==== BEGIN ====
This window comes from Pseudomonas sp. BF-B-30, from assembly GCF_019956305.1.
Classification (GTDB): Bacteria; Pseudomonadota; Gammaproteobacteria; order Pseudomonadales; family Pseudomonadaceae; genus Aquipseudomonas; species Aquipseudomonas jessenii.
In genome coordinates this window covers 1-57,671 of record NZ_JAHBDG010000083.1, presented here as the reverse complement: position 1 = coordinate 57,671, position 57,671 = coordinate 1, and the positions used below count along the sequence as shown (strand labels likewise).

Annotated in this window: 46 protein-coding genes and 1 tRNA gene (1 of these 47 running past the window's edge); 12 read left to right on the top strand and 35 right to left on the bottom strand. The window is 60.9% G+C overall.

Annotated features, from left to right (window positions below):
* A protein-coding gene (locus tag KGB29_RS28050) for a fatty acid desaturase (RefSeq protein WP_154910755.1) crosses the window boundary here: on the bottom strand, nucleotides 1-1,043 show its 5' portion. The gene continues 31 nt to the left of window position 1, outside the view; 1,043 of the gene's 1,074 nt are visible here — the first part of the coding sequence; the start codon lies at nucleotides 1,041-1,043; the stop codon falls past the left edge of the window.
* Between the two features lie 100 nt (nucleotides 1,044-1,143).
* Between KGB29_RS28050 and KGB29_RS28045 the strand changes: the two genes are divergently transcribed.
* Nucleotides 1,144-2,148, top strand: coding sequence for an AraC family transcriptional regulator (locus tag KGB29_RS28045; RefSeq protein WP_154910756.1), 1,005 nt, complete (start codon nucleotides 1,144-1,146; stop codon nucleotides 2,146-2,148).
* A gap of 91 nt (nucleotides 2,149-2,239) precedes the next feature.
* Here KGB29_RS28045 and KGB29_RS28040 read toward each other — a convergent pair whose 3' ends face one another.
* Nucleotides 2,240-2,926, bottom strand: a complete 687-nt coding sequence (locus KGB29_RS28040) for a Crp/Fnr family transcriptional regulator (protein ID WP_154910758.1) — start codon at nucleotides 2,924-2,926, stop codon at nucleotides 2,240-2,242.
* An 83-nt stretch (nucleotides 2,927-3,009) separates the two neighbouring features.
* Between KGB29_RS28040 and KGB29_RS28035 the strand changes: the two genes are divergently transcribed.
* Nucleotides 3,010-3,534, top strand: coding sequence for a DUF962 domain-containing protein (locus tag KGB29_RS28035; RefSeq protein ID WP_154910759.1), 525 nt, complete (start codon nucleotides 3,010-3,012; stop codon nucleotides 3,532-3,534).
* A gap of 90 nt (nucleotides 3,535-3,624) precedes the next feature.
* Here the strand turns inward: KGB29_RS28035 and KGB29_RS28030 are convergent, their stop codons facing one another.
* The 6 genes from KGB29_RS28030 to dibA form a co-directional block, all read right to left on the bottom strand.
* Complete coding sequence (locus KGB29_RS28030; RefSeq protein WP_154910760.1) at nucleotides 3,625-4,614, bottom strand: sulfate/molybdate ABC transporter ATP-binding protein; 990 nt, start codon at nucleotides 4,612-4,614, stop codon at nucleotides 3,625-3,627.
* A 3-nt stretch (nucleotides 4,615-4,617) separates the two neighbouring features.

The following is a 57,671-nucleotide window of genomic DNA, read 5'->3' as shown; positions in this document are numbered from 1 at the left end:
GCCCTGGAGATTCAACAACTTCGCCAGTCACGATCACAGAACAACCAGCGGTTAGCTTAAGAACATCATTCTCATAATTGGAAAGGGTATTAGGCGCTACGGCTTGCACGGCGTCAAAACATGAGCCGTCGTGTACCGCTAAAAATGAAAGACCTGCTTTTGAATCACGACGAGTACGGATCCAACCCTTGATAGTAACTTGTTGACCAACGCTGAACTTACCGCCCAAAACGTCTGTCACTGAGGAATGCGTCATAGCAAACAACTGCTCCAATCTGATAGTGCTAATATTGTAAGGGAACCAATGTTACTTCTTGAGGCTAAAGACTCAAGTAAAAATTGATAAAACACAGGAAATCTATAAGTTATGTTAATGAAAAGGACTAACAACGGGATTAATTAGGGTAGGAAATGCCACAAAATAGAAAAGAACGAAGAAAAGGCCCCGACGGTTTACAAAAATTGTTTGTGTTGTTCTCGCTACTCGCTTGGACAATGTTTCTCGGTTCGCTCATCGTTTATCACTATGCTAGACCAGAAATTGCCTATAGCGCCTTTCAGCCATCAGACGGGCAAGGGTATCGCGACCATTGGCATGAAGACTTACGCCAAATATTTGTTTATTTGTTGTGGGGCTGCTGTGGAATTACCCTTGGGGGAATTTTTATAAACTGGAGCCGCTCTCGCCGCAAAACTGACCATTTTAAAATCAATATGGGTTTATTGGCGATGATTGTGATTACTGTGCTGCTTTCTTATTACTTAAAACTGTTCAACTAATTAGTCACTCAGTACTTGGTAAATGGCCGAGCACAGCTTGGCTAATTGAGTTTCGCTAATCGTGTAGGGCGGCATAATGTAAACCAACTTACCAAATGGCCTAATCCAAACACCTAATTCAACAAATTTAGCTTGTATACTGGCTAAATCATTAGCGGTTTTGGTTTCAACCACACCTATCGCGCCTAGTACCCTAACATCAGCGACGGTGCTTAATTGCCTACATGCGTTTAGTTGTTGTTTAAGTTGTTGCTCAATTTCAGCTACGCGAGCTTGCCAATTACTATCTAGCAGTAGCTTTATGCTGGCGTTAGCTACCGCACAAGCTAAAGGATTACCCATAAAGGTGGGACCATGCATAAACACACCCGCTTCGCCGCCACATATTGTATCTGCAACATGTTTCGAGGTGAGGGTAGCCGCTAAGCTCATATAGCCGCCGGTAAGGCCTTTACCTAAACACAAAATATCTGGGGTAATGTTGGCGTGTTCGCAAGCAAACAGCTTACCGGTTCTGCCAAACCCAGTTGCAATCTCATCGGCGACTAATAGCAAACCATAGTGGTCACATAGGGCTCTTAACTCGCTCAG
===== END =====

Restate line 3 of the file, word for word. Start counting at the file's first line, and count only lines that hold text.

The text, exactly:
In genome coordinates this window covers 1-57,671 of record NZ_JAHBDG010000083.1, presented here as the reverse complement: position 1 = coordinate 57,671, position 57,671 = coordinate 1, and the positions used below count along the sequence as shown (strand labels likewise).